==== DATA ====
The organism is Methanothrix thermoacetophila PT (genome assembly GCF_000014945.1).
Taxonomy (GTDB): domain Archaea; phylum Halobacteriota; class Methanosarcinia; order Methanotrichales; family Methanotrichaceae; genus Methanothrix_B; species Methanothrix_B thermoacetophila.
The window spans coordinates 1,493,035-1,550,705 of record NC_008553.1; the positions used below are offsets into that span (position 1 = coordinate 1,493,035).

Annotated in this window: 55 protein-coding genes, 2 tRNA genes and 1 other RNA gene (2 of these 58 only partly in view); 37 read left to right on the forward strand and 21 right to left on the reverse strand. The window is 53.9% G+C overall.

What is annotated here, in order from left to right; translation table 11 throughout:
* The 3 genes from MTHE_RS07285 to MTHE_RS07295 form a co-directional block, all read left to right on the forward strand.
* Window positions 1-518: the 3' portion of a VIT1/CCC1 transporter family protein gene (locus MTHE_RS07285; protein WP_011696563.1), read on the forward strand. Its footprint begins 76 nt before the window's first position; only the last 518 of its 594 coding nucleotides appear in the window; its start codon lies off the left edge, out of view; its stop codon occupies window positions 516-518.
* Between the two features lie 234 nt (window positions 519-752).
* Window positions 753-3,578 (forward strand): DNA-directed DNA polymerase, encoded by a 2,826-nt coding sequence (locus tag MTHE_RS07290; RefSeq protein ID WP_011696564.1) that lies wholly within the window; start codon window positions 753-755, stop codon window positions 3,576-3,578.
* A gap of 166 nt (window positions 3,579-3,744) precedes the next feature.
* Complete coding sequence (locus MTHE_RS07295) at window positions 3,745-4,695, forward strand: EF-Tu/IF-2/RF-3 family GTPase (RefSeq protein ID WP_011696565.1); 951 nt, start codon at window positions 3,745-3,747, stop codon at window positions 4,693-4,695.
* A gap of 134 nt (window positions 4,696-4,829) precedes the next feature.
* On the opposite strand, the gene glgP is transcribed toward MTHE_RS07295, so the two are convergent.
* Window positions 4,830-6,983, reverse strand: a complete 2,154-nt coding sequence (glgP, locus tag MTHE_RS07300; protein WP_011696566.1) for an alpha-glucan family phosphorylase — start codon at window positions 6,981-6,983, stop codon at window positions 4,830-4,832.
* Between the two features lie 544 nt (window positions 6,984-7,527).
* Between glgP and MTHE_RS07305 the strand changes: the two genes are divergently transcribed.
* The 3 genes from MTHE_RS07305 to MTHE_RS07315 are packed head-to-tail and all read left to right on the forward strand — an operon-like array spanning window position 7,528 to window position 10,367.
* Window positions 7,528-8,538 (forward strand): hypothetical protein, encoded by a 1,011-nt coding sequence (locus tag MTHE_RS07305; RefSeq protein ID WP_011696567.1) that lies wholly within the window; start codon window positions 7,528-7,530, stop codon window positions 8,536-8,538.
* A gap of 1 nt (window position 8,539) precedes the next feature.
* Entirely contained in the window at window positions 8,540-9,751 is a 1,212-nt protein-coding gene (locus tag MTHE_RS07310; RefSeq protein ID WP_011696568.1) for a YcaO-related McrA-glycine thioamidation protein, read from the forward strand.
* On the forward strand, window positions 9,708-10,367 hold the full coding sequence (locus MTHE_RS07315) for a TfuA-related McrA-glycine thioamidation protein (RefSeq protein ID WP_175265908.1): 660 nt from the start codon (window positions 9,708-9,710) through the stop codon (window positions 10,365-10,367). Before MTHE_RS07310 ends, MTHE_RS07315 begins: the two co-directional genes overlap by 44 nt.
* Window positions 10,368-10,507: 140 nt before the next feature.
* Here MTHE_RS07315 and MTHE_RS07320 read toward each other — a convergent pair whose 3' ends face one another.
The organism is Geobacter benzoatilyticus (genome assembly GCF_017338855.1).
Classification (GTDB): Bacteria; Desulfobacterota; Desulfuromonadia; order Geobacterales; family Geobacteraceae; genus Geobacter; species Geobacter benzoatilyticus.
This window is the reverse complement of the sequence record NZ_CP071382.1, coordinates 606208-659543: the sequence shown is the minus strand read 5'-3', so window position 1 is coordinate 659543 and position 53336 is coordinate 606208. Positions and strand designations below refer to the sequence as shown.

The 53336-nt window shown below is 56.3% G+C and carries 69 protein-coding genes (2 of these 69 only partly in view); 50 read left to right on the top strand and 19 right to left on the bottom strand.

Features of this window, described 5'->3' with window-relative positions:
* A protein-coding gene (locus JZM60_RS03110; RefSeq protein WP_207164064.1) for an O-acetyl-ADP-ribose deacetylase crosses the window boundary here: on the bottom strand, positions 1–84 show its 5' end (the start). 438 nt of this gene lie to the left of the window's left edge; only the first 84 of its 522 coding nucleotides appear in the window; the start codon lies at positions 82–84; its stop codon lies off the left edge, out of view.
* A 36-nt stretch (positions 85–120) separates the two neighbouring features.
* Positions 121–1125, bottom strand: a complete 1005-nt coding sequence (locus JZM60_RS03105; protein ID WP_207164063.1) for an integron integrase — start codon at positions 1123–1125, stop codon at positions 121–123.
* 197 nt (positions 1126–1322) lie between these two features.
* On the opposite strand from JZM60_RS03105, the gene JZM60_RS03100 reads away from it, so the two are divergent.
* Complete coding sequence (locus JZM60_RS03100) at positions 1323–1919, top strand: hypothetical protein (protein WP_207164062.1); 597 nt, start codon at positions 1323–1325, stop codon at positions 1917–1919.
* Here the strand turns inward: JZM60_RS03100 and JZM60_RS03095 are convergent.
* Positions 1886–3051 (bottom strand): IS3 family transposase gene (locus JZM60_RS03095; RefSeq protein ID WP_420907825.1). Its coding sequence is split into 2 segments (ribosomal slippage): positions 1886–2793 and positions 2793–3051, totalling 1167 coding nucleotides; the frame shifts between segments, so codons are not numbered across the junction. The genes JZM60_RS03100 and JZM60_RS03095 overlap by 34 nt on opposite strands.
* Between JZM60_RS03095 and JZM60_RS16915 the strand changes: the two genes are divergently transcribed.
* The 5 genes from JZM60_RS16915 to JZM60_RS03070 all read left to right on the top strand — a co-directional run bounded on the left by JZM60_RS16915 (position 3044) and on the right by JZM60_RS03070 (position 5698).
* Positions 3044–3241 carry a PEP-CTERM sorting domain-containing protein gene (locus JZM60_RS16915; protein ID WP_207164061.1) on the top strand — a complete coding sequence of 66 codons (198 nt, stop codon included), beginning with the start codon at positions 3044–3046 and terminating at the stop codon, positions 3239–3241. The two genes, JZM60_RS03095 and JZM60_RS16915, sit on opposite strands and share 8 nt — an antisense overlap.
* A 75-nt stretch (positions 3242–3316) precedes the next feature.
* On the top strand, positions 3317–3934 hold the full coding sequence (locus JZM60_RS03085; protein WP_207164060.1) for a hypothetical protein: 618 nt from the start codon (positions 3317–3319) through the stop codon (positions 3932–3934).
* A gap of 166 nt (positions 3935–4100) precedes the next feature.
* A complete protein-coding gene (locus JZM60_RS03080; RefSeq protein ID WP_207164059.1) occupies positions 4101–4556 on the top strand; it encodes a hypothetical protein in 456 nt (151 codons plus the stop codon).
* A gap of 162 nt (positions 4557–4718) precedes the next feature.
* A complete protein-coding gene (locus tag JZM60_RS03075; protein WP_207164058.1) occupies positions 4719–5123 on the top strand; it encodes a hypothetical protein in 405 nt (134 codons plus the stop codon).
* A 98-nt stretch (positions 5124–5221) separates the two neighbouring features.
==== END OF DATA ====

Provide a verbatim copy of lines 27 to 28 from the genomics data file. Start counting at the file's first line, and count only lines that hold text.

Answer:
The 53336-nt window shown below is 56.3% G+C and carries 69 protein-coding genes (2 of these 69 only partly in view); 50 read left to right on the top strand and 19 right to left on the bottom strand.

Features of this window, described 5'->3' with window-relative positions: